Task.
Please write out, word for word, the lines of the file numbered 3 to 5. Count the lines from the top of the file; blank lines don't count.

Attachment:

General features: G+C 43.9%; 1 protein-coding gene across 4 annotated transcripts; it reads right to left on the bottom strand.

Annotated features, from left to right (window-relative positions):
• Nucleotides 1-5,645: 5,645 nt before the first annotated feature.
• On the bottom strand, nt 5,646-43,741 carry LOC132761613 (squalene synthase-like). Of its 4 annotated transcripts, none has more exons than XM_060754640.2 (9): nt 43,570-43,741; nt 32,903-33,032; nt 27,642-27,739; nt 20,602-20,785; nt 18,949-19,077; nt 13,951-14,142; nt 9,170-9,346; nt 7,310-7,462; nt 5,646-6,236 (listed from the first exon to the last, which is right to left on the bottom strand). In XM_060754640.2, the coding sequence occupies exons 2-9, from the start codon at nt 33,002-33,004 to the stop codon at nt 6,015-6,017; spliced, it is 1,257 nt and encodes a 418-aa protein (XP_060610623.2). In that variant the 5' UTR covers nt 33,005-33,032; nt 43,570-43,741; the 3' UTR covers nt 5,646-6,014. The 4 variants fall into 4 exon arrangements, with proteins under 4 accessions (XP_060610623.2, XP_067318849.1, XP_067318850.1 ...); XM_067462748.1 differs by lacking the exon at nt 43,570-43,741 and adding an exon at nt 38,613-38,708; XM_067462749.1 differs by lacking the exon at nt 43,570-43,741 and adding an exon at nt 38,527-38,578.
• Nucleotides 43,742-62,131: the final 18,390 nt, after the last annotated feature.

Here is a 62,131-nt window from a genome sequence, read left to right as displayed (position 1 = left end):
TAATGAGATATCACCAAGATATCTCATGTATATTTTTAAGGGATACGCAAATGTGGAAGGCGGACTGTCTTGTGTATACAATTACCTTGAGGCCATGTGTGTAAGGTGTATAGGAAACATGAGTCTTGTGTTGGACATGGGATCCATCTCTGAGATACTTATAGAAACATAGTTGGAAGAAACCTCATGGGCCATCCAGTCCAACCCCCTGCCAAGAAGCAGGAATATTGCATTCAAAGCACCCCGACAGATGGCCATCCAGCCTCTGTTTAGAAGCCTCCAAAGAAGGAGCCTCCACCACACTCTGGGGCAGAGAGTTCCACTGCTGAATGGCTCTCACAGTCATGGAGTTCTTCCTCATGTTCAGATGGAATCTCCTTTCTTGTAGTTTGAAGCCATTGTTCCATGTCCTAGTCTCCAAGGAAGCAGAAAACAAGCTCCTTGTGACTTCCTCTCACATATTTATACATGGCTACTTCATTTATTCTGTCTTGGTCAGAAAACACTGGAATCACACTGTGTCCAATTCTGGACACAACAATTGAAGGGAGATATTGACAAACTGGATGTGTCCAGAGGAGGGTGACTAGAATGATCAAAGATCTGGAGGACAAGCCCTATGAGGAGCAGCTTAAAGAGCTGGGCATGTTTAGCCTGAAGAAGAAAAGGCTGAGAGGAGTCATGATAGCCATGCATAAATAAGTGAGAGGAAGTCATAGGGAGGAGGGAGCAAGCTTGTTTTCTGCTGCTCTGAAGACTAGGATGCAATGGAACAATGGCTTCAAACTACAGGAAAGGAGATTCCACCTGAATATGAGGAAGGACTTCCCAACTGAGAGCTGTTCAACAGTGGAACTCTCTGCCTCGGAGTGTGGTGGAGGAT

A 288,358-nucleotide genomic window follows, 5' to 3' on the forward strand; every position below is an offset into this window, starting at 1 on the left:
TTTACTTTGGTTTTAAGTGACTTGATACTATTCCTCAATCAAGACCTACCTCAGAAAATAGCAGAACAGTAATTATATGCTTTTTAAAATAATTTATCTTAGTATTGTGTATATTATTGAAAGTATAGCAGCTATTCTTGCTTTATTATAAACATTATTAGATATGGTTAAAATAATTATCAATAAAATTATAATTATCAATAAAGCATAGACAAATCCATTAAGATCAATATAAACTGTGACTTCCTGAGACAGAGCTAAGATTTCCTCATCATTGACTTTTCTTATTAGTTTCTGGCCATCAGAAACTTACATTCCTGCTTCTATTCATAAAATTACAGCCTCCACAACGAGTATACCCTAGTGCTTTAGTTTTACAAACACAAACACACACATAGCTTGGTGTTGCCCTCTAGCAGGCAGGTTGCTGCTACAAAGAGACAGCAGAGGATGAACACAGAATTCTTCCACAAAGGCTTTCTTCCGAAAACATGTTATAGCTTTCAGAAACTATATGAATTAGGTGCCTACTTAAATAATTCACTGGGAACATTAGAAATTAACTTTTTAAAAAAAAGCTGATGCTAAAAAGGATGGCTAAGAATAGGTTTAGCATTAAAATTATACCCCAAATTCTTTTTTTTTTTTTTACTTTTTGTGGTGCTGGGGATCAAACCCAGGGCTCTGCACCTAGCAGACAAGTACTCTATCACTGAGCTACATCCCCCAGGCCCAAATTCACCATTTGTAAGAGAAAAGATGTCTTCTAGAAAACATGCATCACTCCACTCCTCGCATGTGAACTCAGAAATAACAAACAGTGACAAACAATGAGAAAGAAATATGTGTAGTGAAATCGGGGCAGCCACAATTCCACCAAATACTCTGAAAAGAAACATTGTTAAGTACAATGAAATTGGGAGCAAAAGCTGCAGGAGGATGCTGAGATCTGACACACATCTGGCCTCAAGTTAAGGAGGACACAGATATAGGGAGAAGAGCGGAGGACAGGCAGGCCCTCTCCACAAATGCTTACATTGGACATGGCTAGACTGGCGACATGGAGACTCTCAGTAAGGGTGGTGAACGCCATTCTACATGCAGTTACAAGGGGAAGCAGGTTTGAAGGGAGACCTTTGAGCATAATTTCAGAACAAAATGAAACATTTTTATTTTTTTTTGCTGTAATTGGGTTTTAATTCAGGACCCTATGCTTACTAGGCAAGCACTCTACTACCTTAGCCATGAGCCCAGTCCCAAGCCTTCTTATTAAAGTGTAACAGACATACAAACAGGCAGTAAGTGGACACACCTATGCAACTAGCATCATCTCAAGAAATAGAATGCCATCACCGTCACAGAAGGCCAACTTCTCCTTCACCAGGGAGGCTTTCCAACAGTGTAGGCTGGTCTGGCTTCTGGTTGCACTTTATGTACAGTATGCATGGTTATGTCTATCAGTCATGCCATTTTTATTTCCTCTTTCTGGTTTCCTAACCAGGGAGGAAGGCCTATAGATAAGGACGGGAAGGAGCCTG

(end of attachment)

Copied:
• Nucleotides 1-5,645: 5,645 nt before the first annotated feature.
• On the bottom strand, nt 5,646-43,741 carry LOC132761613 (squalene synthase-like). Of its 4 annotated transcripts, none has more exons than XM_060754640.2 (9): nt 43,570-43,741; nt 32,903-33,032; nt 27,642-27,739; nt 20,602-20,785; nt 18,949-19,077; nt 13,951-14,142; nt 9,170-9,346; nt 7,310-7,462; nt 5,646-6,236 (listed from the first exon to the last, which is right to left on the bottom strand). In XM_060754640.2, the coding sequence occupies exons 2-9, from the start codon at nt 33,002-33,004 to the stop codon at nt 6,015-6,017; spliced, it is 1,257 nt and encodes a 418-aa protein (XP_060610623.2). In that variant the 5' UTR covers nt 33,005-33,032; nt 43,570-43,741; the 3' UTR covers nt 5,646-6,014. The 4 variants fall into 4 exon arrangements, with proteins under 4 accessions (XP_060610623.2, XP_067318849.1, XP_067318850.1 ...); XM_067462748.1 differs by lacking the exon at nt 43,570-43,741 and adding an exon at nt 38,613-38,708; XM_067462749.1 differs by lacking the exon at nt 43,570-43,741 and adding an exon at nt 38,527-38,578.
• Nucleotides 43,742-62,131: the final 18,390 nt, after the last annotated feature.